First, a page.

Although Pepin had received the nobility’s approval and that of the bishops, being consecrated by the Vicar of Christ deprived the nobles of their power of election, binding them to their princes by their new quality of sovereigns elected by God, through the Pope, and defenders of His Church. This marked the foundations of a governance of Divine Right which was to serve the Frankish, then the French monarchy, until the end of the Ancien Régime with the French Revolution of 1789.
Pepin and his children also received the title of Patrice of the Romans, linking them more to the capital of Christendom and therefore to its defense—a commitment which they honored in full.
On the strength of his victory in 756, the Frankish sovereign donated the conquered territories to the Bishop of Rome, including the Lombard conquests in Romagna, the duchies of Spoleto and Benevento, and the territories of the Exarchate of Ravenna, and promised to grant their sole governance to the Pope. This act, which came to be known as the ‘Donation of Pepin’ and was further reiterated and confirmed by his son, Charlemagne, in Rome, in 774, marked the beginning of the temporal power of the Pope, and of his successors. These original territories forming the ‘Patrimony of Saint Peter’ have mutated over the centuries to form what became known as the Pontifical States, and which remained under the authority of the Pontiff of the Roman Catholic Church until the annexation of these territories during the unification of Italy in 1870. The ensuing dispute was only settled through the Lateran Agreements of 1929, putting an end to the controversy of the ‘Roman question’.
The Principle of mortuus saisit vivum or le mort saisit le vif
On French territories, another principle followed the establishment of the hereditary divine rights of king: that of the instant transfer of said right.
While the progressive anointments of all subsequent monarchs by the Church engrained their unimpeachability into the collective memory of the country, the question of the succession became part of the old French coutume, but a first reference to this mortuus saisit vivum principle can be traced back to the thirteenth and early fourteenth centuries, to legal judgements rendered by the Royal Courts.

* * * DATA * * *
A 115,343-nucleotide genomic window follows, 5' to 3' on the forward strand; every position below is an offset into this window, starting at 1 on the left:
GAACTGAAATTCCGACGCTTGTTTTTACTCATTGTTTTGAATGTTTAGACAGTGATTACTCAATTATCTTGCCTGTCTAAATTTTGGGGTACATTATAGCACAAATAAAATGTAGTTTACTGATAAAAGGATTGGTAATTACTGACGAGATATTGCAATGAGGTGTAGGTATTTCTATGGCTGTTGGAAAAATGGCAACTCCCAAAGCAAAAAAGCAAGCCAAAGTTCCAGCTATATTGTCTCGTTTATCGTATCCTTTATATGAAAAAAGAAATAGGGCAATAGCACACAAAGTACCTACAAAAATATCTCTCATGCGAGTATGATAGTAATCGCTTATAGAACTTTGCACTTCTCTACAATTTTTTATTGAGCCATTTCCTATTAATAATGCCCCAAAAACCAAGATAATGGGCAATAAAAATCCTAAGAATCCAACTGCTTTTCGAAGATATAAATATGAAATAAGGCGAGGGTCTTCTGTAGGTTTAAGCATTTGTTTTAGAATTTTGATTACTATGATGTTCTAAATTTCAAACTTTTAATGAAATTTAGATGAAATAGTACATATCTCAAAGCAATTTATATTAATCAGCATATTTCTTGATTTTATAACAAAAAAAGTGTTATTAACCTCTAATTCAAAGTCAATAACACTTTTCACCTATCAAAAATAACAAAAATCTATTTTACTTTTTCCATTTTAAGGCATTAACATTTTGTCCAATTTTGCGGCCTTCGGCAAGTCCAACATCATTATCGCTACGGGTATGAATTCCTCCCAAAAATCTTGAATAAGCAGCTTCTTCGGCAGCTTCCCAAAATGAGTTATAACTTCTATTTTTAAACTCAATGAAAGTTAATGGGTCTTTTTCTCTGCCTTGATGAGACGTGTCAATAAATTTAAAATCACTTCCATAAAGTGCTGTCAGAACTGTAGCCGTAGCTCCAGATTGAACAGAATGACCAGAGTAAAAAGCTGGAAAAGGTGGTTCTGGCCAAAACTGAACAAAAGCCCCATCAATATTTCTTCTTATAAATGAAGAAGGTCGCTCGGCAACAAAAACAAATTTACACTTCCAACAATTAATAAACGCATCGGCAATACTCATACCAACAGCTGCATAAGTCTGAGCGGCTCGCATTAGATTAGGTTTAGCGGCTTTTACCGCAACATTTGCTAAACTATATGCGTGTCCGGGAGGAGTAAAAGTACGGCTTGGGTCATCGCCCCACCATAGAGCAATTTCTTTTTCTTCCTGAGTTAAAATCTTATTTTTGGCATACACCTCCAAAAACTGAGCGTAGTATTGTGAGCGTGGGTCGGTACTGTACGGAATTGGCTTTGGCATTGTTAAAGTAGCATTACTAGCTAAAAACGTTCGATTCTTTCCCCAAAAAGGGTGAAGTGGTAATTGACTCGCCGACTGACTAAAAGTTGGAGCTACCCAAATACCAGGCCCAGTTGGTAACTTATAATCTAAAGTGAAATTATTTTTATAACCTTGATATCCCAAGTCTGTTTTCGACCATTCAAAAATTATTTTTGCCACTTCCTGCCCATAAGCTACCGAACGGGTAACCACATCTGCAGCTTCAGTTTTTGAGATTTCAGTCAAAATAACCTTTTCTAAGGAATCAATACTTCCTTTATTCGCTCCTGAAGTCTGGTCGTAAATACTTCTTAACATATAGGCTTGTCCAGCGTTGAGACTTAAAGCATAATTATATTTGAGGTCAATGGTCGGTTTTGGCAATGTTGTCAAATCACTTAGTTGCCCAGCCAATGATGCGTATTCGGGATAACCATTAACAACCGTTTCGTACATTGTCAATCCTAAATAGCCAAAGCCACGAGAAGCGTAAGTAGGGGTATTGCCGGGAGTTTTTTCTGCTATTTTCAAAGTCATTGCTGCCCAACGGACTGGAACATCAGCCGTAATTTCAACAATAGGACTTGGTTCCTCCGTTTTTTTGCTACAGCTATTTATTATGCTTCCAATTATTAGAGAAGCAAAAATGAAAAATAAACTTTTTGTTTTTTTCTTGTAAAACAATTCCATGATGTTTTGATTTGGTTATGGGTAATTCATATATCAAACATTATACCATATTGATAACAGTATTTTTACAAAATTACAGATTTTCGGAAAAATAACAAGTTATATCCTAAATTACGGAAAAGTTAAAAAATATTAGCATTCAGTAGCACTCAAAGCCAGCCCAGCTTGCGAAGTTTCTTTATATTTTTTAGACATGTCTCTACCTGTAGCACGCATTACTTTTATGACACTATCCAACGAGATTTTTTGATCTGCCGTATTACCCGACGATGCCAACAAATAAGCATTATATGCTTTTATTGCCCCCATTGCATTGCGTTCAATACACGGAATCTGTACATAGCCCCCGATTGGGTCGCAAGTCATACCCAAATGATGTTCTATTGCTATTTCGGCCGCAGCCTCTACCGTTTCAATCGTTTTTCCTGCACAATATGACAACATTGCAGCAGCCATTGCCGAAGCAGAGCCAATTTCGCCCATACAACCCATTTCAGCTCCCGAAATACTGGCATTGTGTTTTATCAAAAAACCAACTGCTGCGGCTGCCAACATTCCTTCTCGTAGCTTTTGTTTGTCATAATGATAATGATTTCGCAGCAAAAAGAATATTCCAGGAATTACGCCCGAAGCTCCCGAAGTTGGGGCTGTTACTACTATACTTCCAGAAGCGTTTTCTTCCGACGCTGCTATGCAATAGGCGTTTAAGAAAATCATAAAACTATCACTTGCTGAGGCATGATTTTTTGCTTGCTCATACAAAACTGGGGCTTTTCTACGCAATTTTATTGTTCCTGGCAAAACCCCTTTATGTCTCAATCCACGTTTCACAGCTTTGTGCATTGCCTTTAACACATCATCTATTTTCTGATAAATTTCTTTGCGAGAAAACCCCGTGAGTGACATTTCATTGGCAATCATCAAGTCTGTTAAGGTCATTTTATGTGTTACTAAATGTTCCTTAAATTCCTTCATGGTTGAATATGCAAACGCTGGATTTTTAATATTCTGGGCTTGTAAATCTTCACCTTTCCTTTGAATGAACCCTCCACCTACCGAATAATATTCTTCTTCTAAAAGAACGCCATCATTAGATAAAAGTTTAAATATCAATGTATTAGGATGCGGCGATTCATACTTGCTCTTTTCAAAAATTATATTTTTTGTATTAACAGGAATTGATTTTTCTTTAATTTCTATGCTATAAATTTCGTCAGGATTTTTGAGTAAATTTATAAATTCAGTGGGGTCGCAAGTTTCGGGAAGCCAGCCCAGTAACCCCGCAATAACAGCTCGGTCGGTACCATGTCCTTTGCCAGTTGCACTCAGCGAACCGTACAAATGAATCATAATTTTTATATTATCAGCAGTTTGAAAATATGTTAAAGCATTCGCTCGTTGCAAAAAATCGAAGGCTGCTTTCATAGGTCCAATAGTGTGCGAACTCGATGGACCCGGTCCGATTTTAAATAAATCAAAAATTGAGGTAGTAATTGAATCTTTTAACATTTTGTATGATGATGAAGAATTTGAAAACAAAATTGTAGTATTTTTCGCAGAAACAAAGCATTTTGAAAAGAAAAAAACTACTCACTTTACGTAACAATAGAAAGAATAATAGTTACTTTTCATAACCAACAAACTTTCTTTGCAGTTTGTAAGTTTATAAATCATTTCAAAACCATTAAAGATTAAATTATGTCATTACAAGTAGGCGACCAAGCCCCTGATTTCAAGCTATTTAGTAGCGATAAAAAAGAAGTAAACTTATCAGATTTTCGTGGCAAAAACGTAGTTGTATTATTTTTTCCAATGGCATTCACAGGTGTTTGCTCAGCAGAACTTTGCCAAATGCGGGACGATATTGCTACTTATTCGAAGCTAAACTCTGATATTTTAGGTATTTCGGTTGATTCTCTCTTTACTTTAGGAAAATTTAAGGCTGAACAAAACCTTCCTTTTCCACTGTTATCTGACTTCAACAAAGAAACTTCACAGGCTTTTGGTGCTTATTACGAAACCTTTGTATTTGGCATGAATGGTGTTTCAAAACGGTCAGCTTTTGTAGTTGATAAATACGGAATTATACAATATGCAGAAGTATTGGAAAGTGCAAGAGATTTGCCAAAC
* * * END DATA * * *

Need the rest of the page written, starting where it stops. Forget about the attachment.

This inferred that upon the king’s death, the heir instantaneously benefited from a seisin (possession) of his inheritance, even if he was unaware of it.
While this principle could benefit all landowners as the law would also be applicable to them, it had a particular significance for royal persons. It prevented the development of any possible strife upon the dead of a sovereign, as the crown prince would automatically ascend.
This principle eventually morphed into the proclamation ‘the King is dead, long live the King!’ which reiterates the principle of automatic succession, with no need for a coronation or an anointment to take place. As such, while a mortal king may die, the throne and the royal charge are never vacant—and the royal dignity is free from being attached to a ceremony or the acquiescence of one particular person.
Le mort saisit le vif eventually found its way into the French Code Civil, where its idea still lives on in today’s Article 724 on inheritance and succession.
While the present conundrum over the American election might seem far from the days of Pepin the Short, these same principles which became engrained and layered within the European institutions of the time, and their subsequent evolutions, have endured the test of time, and the American democracy—where the continuity of the State and the Office of President also insert themselves into this continuity of History—and its Republican traditions will endure, whatever some might have to say to the contrary.
The opinions expressed in this article belong to the author.
 Coutume refers here to the old body of law which governed certain French territories under the Ancien Régime.